This book tells the story of a decaying brahmin village that is pulled into a quandary of what to do about a brahmin who died. This particular brahmin rebelled against the orthodox ways of the village and flouted his indiscretions in the face of the other brahmin. However, since he was never excommunicated, only another brahmin could perform his last rights. The Archaya, young head of the brahmin village, agonized over what to do, but without explicit instruction from the books he didn't know wh ...more
Amit Mishra
Jun 10, 2013 Amit Mishra rated it really liked it  ·  review of another edition
After reading this book, I can fully understand why this book created such a controversy at the time it was released. I remembered, that Vijay Tendulkar faced a similar acerbic criticism, when he had written, on similar lines against Bhrahmin Orthodoxy in Ghashiram Kotwal.

The story exposes the shallow understanding of 'Dharma' of the hypocritical Brahmin society, in great detail. The central theme of the book is that when societies fail to understand and interpret Dharma, in the context of the t
Antonio Dittmann
Jul 25, 2013 Antonio Dittmann rated it it was amazing  ·  review of another edition
Shelves: india-read
When all that you believe and have studied and treasured for decades fails to answer your most desperate plea for help and guidance, what happens next? In the classic African novel 'Things Fall Apart,' writer Chenua Achebe's protagonist, the once mighty and proud Ogonkwo, finds nothing left to call real and good and honorable, but for the tree upon which he hangs himself. For the Brahmin hero in Ananthamurty's story, the answer is found in the bittersweet reality of form and passion as he gives ...more
Arathi Mohan
Jul 18, 2015 Arathi Mohan rated it really liked it  ·  review of another edition
Shelves: india, fiction
When all your lifelong beliefs and principles crumble down around you, what do you do? This novel examines the situation from a respected Brahmin's perspective. The death of Naranappa throws up more challenges to the Great Learned sage Praneshacharya than he ever posed in his rebellious life. Through the turmoil posed by the sudden turn of events in his life, the sage must decide whether to live a life of repentance or to shed all fear and to redeem himself. "The novel ends, but does not conclud ...more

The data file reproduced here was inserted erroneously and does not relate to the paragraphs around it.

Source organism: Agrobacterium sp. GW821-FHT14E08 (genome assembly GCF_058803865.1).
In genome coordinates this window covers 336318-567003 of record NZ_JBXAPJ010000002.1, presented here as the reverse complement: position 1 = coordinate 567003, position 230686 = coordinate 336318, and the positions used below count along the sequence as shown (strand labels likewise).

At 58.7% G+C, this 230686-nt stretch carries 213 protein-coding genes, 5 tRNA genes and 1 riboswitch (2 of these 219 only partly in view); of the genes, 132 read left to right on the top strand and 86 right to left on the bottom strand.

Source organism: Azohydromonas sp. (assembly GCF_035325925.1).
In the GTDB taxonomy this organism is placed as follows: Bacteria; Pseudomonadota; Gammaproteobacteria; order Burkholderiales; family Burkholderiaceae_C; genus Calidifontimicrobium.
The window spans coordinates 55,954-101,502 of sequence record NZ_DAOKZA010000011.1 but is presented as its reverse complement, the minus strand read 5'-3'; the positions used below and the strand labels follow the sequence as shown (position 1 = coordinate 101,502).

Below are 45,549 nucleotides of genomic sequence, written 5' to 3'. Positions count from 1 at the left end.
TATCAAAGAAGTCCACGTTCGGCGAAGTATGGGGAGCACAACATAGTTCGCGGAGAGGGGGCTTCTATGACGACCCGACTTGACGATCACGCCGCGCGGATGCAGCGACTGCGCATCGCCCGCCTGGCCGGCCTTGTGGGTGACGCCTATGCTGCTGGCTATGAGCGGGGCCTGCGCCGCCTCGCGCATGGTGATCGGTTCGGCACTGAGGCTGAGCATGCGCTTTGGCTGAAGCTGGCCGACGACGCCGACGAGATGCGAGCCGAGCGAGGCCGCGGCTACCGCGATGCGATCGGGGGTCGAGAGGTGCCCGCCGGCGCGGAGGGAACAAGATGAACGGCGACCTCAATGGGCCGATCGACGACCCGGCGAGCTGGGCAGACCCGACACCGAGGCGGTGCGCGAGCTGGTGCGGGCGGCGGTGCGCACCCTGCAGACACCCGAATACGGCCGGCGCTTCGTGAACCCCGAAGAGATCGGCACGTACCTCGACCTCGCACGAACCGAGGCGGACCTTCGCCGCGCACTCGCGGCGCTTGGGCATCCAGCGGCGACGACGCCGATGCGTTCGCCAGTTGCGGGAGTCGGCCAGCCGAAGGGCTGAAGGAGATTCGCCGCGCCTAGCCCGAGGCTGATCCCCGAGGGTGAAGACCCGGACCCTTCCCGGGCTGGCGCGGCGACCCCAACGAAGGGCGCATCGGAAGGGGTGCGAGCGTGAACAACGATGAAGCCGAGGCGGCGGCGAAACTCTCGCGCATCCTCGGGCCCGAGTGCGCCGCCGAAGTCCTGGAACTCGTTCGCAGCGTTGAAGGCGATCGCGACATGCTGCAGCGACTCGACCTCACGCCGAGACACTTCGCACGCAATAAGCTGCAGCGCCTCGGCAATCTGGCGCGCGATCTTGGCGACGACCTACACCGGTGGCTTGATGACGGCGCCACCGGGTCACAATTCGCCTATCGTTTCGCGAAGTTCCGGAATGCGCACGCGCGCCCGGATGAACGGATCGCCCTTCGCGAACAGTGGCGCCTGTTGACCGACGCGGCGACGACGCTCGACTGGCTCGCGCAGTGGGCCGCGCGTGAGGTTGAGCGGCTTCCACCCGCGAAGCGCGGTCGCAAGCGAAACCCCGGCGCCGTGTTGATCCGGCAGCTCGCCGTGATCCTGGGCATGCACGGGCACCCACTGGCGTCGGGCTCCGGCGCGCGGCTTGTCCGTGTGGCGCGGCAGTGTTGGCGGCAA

Jan 10, 2016 Adiba rated it it was ok  ·  review of another edition
Okay, so I'm not exactly sure what to think of this book. Was it interesting? Yeah maybe at some parts. I like how allegorical the ideas behind the materialistic things were. I like how they portrayed the importance of "sanskar" through the calamities faced. However, the ending was really annoying and some parts of the book, like how everyone's fighting over gold and allowing the body to rot! There were many parts in the books that I understood and that I didn't and parts that I did was mainly b ...more
Poonam Garvan
Jan 17, 2015 Poonam Garvan rated it really liked it  ·  review of another edition
This novel is a comment on human nature and how man's hypocrisy has rendered him so small that even at a subconscious level he does not want to part with it. The writer had chosen the perfect medium to hit at a person's dual nature. Corruption, which already exists in the hearts of those Brahmins who follow the teaching of Praneshacharya, takes a form soon after the death of Naranappa, a man who always lived his life on the extremes just like Praneshacharya. Where on one hand we have Naranappa w ...more
Saurabh Sharma
Feb 26, 2014 Saurabh Sharma rated it really liked it
Samskara is a thought provoking book that questions the very essence of Brahmanism and takes the reader through a deeply profound journey of self discovery and transformation. The book by U.R. Anantamurthy raises a sensitive query regarding the notion of Brahmanism. Who is a real Brahmin the author asks, does the mere performance of samskaras(rituals and ceremonies), reciting of hymns and chants, asceticism makes one Brahmin or is it the inner life of an individual, the spiritual self or rather ...more
Umesh Kesavan
Jul 15, 2014 Umesh Kesavan rated it really liked it  ·  review of another edition
Shelves: fiction, classics, novels
I read it in a Tamil translation by Sadasivam. A thought-provoking work which depicts the fall of Brahmin society through the death rites of a Brahmin rebel.Some profound questions and unmasking of some hypocrisies make this novel a modern Indian classic.
Bradley Farless
Sep 16, 2011 Bradley Farless rated it really liked it  ·  review of another edition
Shelves: fiction
I picked this book up because it's required reading for a course I'm taking, but I was pleasantly surprised at how good it is. It's a great story about old vs new, religious vs secular, and rediscovering one's self.
Admittedly, I can't remember most of this book. However, one of my favorite quotes comes from this book: "Only the form we forge for ourselves in our inmost will is ours without question."
Adarsh Vasista
Oct 01, 2015 Adarsh Vasista rated it really liked it  ·  review of another edition
Samskara , according to me, is one of the most important works of Kannada modernist literature. This is one such books, which brought both the facets of Indian societal system, the worst and inhuman social practices like casteism and the mild flow of meta theism into a single platform. The building of the plot and the personification of the characters are amazingly painted. Even though, its not a correct criticism of Hinduism ( There are certain hymns which go against the fact written in Samskar ...more